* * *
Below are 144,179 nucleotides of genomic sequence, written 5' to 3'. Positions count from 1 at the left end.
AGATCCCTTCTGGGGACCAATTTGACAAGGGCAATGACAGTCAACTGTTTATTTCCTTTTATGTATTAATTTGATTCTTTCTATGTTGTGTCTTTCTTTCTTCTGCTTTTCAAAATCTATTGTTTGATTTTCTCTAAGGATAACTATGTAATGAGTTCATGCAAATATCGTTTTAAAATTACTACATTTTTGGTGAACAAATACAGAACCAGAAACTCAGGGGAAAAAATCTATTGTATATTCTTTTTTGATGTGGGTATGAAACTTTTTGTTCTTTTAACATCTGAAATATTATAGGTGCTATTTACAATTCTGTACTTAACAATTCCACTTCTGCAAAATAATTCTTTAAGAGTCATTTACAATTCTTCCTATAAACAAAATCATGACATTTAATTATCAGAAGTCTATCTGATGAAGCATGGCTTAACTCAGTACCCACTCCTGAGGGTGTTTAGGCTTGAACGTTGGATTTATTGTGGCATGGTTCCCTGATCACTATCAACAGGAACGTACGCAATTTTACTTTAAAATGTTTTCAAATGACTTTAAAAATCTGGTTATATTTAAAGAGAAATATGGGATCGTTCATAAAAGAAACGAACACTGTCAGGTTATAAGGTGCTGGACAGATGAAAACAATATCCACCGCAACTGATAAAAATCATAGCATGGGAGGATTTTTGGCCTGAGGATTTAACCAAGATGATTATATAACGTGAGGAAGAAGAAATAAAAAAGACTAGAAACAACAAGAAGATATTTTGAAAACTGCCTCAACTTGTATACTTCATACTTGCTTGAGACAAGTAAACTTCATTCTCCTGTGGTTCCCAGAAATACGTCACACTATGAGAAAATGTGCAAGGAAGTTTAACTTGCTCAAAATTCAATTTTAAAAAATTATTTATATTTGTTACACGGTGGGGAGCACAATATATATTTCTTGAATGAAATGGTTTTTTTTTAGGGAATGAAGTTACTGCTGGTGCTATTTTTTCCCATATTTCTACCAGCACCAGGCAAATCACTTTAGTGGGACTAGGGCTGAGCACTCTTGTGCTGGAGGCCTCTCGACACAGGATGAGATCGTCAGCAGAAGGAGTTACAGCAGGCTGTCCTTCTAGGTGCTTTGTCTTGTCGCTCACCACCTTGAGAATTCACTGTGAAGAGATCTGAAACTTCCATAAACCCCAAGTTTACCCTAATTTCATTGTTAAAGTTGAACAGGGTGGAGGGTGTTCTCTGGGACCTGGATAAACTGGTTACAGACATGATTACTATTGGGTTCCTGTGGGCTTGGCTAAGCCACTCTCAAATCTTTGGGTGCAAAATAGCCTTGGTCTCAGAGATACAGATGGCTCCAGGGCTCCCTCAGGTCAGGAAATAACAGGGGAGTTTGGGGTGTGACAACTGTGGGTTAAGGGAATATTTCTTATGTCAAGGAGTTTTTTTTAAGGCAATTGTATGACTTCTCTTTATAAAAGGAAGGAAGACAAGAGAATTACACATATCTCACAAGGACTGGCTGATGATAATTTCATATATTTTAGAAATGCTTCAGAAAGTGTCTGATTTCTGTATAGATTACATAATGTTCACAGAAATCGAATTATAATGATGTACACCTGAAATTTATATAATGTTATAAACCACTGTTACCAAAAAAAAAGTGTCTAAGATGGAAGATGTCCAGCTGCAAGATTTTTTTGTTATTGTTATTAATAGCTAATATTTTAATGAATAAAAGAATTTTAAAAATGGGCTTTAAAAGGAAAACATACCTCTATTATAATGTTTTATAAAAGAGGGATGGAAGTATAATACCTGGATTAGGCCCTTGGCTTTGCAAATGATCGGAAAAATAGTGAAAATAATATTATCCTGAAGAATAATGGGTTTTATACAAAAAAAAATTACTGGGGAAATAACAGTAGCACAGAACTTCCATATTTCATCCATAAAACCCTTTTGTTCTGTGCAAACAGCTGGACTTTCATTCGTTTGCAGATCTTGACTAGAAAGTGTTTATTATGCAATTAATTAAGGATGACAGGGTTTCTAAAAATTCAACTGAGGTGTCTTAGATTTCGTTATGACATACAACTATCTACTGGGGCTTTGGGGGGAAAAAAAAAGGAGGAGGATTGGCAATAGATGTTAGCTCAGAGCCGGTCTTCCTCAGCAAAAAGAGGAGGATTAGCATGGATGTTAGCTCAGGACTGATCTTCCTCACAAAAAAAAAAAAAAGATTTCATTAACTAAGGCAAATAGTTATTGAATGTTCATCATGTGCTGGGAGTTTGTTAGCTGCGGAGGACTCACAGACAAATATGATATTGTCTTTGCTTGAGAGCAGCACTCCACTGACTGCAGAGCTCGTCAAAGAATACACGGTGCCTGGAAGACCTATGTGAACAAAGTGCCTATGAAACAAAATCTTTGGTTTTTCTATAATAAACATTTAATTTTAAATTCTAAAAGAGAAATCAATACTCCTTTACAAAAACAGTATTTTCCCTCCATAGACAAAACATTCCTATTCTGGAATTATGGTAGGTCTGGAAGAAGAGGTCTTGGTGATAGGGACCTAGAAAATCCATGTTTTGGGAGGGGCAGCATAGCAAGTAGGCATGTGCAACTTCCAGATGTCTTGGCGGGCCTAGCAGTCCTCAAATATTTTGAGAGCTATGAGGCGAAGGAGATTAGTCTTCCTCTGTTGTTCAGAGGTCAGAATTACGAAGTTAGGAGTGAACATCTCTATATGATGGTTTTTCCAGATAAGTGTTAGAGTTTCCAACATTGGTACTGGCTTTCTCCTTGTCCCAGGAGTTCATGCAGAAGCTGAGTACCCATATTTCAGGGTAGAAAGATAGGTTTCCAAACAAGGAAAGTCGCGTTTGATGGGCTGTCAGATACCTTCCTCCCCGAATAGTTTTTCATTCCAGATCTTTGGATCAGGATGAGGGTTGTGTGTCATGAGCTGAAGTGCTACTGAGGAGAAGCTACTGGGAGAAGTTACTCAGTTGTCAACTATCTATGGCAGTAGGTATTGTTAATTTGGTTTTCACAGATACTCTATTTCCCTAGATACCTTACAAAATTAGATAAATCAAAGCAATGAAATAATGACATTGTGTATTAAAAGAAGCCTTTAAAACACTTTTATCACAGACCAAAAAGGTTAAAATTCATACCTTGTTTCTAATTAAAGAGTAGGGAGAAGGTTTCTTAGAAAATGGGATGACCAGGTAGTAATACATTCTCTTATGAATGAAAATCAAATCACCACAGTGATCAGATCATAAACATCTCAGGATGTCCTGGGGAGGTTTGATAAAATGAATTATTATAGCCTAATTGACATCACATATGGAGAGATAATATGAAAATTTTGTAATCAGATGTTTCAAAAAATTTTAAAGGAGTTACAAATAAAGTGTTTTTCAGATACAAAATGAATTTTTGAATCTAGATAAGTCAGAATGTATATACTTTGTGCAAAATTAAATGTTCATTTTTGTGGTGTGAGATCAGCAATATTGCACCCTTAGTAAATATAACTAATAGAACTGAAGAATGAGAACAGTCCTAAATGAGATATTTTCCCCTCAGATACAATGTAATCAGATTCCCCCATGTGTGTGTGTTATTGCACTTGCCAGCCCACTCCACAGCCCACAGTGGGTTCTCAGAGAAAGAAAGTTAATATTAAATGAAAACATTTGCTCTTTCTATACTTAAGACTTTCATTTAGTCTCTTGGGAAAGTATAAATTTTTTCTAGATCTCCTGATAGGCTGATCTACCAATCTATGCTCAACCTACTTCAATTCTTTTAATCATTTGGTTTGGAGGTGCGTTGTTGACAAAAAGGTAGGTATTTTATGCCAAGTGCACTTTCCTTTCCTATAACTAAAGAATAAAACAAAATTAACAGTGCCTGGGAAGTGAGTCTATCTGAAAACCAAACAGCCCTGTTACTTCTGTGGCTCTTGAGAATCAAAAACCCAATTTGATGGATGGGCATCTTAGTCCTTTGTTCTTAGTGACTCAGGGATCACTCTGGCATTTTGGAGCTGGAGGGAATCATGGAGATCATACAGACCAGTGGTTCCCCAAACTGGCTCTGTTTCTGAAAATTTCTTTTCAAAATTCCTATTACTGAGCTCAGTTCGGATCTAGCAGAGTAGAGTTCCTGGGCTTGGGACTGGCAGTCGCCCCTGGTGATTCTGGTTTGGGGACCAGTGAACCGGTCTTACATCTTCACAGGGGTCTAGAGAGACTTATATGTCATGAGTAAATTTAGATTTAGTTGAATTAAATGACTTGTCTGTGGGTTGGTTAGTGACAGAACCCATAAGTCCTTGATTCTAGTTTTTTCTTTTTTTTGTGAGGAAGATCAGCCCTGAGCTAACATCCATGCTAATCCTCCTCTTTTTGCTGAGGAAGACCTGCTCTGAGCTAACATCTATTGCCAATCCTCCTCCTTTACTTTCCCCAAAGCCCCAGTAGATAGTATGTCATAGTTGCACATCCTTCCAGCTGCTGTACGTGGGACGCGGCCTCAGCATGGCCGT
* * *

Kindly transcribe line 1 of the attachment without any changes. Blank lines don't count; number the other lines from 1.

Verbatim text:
Below are 144,179 nucleotides of genomic sequence, written 5' to 3'. Positions count from 1 at the left end.